Twenty years after the first Scholars class entered the Program, our alumni community now includes over 450 Scholars. These individuals are leaders all over the word, living out the values of the Robertson Program as teachers, bankers, doctors, poets, lawyers, consultants, scientists, researchers, and entrepreneurs. They remain a vibrant and committed group of individuals who make significant contributions to the communities around them.

What Does the Robertson Scholars Leadership Program mean to you?

Kian, Emily (UNC 2020)

Emily Kian

Campus: UNC
Hometown: Boca Raton, FL
High School: North Broward Preparatory School

As a native Floridian, I've spent my life surrounded by the sea. I became conscious of conservation ideals at a very young age, and my commitment to them has only flourished as I have grown older. During high school, I explored marine conservation and environmentalism in a number of ways. I began interning for a research ecologist in tenth grade, and under her guidance conducted my own research on the body condition of green turtles living in the Everglades and the effect of Fibropapillomatosis on body condition index values. I volunteered for several years at Gumbo Limbo Nature Center, where I learned more about marine conservation while also educating visitors about my research and local marine organisms. As co-president of our school's Ecology Club, I helped implement our members' passion for conservation by planning beach clean ups, invasive species clearings, and other fun events. I also gained invaluable research experience by spending two summers in the British Virgin Islands tagging sea turtles, collecting data, and earning six SCUBA certifications. Preserving the long term viability of the environment is extremely important to me because it is where I feel most at home and also where I hope to find my future career in marine sciences and public policy.

As for my land-based interests, I was an active member of my school's fine arts community. Some of my favorite memories were made in the band room and on the theater stage. I also enjoyed writing for and co-editing our school's online publication, Brainwash. Community involvement is another enduring passion. As vice-president and then president of our Key Club, I created Costume Connection to collect Halloween costumes for children who couldn't afford them. At UNC and beyond, I hope to fight social and economic injustice, especially on behalf of migrants, refugees, and other minority groups. I plan to be a force for change through volunteering, activism, and non-profit work. As a second generation American of multiple ethnicities, I am extremely interested in learning about different backgrounds and helping those who face hardships and discrimination simply because of their differences in culture and heritage.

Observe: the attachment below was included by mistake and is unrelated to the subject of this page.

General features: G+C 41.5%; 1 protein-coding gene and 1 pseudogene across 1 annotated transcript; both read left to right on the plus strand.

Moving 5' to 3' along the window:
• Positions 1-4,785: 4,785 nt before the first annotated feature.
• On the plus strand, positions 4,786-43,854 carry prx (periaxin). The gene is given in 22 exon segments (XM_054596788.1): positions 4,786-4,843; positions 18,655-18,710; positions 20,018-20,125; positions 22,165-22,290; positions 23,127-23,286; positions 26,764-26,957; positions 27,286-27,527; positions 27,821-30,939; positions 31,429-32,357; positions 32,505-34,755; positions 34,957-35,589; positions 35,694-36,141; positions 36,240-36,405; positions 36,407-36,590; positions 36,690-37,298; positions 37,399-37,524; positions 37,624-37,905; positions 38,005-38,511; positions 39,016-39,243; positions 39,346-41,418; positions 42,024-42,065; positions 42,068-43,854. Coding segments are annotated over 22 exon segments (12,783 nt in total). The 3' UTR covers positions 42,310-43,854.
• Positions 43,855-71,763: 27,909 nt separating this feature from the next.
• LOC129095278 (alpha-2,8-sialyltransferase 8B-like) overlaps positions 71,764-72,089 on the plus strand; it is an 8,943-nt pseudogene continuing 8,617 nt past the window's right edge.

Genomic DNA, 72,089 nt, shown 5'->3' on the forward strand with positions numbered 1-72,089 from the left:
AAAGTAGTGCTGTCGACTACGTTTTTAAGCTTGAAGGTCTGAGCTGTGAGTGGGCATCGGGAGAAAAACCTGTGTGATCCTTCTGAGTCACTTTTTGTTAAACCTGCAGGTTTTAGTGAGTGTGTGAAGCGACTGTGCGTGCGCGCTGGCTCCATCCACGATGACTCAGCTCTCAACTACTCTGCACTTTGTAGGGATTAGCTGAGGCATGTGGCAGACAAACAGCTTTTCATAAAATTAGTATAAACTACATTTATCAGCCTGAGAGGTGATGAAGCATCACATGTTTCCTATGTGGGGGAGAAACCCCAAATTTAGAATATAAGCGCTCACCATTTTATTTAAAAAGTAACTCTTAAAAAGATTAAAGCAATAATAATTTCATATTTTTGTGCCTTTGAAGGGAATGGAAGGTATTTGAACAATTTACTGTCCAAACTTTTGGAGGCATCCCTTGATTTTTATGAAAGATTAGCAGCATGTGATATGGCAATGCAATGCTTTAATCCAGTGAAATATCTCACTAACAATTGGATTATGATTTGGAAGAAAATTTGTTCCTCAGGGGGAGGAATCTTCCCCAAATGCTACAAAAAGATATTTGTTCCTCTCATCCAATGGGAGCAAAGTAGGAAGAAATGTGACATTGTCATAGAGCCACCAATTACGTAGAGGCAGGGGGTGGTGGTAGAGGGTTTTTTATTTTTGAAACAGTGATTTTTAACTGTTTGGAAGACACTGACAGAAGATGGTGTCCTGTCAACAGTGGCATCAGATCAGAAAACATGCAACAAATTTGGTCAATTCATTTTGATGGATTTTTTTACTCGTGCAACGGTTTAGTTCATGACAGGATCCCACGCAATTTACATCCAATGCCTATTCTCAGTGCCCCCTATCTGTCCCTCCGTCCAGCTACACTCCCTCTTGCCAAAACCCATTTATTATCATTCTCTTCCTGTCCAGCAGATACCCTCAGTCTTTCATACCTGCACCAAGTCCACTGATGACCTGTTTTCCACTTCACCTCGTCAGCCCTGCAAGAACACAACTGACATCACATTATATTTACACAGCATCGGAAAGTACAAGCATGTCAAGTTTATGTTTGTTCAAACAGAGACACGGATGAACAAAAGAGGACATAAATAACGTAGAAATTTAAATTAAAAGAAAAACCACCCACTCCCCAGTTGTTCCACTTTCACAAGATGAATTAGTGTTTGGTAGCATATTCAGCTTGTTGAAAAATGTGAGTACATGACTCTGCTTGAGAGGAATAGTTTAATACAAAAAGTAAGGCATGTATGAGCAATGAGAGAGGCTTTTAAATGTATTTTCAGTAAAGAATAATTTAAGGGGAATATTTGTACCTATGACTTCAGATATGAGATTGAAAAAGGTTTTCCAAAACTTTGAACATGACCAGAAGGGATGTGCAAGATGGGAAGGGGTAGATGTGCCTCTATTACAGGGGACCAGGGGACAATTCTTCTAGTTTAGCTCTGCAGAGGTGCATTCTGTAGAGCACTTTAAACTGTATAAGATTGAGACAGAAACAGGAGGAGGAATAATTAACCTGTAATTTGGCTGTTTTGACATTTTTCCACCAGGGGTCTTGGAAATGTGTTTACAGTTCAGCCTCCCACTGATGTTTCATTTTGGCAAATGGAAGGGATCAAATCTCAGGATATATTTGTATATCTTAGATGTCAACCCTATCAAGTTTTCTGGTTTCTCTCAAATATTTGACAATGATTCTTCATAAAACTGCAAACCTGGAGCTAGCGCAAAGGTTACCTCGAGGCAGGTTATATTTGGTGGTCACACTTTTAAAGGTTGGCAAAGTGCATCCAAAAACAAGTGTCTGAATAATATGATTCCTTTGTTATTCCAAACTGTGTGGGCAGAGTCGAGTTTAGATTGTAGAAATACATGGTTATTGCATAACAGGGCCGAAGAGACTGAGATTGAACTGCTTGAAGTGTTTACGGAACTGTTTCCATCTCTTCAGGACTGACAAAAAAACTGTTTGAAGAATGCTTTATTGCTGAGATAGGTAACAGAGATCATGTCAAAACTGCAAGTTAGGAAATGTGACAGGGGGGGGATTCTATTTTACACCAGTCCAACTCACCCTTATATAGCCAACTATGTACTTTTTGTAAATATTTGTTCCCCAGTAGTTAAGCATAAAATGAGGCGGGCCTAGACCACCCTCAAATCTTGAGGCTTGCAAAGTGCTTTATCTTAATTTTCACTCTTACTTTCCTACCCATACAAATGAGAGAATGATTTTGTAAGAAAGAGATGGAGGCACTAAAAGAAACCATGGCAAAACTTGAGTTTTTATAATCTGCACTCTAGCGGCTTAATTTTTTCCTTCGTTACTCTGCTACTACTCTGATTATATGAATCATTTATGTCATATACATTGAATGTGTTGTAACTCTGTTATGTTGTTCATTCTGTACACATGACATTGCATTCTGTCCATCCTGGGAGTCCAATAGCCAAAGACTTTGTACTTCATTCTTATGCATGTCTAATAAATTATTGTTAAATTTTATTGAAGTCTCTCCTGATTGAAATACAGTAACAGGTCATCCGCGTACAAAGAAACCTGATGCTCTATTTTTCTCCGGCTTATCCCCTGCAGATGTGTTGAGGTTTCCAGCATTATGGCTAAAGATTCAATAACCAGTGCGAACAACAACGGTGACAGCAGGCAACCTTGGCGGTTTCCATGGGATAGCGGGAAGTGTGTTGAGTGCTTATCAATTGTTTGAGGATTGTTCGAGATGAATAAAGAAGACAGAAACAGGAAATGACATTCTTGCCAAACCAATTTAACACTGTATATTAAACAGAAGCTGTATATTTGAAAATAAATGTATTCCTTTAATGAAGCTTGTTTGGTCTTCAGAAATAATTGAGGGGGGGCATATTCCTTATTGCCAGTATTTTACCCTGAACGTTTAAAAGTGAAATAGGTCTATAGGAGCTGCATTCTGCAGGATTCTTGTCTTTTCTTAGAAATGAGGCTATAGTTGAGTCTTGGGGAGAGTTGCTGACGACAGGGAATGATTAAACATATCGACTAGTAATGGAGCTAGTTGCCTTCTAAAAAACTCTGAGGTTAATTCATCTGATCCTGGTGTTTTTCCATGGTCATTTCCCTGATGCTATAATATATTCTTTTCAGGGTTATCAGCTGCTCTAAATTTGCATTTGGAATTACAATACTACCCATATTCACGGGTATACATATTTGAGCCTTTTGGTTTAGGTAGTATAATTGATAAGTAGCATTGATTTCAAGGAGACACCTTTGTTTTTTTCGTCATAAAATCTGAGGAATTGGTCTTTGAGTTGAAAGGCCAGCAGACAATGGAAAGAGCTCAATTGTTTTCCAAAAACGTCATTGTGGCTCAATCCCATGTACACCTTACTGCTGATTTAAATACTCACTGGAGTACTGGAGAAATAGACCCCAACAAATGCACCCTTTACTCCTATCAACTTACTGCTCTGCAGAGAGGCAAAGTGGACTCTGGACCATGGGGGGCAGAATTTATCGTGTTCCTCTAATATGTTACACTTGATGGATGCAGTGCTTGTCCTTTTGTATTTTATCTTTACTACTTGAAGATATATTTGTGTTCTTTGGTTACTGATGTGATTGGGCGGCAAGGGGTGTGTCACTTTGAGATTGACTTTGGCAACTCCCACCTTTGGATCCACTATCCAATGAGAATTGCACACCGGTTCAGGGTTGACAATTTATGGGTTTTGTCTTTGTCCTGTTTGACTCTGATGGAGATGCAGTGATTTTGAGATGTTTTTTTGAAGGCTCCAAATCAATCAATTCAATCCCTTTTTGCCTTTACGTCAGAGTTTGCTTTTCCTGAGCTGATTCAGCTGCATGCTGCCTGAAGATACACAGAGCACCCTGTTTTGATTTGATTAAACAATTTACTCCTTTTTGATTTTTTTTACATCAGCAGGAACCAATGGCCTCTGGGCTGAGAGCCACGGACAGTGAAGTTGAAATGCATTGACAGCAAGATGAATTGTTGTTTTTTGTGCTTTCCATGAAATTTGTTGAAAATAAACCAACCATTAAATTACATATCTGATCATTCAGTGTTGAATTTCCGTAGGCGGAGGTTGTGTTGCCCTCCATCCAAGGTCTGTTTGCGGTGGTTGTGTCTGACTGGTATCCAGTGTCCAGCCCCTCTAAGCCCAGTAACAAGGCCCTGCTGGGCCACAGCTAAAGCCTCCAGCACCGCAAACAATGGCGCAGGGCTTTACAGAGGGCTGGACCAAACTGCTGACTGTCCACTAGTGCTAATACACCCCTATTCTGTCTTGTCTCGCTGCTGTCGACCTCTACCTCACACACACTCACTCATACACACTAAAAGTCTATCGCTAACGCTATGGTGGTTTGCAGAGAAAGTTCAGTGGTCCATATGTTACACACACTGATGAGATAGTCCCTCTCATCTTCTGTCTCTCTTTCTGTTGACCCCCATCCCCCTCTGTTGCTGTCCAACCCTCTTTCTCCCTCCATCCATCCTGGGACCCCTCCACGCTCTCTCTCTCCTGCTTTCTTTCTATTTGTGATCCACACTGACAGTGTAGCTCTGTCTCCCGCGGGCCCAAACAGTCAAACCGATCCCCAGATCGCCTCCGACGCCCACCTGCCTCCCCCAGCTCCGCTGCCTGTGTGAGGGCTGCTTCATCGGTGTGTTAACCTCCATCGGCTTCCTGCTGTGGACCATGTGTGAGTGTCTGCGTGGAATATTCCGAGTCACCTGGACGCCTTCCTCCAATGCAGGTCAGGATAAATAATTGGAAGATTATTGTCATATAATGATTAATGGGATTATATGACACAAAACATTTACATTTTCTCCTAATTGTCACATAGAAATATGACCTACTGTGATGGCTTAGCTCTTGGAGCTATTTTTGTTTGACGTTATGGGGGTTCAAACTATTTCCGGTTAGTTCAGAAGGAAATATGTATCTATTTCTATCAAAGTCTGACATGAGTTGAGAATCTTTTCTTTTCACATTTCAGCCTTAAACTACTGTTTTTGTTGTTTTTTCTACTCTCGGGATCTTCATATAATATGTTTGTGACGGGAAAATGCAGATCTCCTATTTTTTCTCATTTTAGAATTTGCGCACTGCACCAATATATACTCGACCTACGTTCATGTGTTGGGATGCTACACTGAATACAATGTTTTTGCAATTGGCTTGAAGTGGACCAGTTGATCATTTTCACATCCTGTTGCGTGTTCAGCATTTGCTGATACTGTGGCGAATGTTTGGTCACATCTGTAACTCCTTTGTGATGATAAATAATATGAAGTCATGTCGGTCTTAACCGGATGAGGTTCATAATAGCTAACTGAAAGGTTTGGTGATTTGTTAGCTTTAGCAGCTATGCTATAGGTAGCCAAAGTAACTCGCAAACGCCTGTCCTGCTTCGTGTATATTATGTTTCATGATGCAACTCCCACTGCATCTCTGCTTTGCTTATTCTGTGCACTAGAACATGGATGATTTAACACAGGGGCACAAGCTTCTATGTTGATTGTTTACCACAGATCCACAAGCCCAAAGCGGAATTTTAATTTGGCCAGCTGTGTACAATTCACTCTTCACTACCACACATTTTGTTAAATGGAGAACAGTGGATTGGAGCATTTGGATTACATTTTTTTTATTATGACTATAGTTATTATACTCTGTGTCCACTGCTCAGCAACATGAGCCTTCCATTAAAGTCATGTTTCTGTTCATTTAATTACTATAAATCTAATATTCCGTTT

At UNC, I look forward to getting involved with the Campus Y, the Daily Tar Heel, the Carolina Outdoor Education Center, and the many other opportunities I know I will discover!

What drew you to the Robertson Program? When I first learned about the Robertson Program, I instantly fell in love. It was one-of-a-kind, unlike any other scholarship or leadership program I had ever heard of. The program's emphasis on leadership and helping to better our community was immediately evident. The three AMAZING summer experiences, which encourage us to broaden our horizons, explore our passions, and make lasting impacts in our community, are the perfect combination of service, discovery, and career preparation. Above all, after spending Finalist Weekend with other Robertson finalists, current scholars, alumni, and staff members, I knew this was EXACTLY the community in which I wanted to spend the next four years. The Robertson community is filled with kind, loving people who all share the common ideal of changing our community for the better. The people are really what I love most about this program.

Georgia Lala

Georgia Lala

Campus: Duke
Hometown: Auckland, New Zealand
High School: Diocesan School for Girls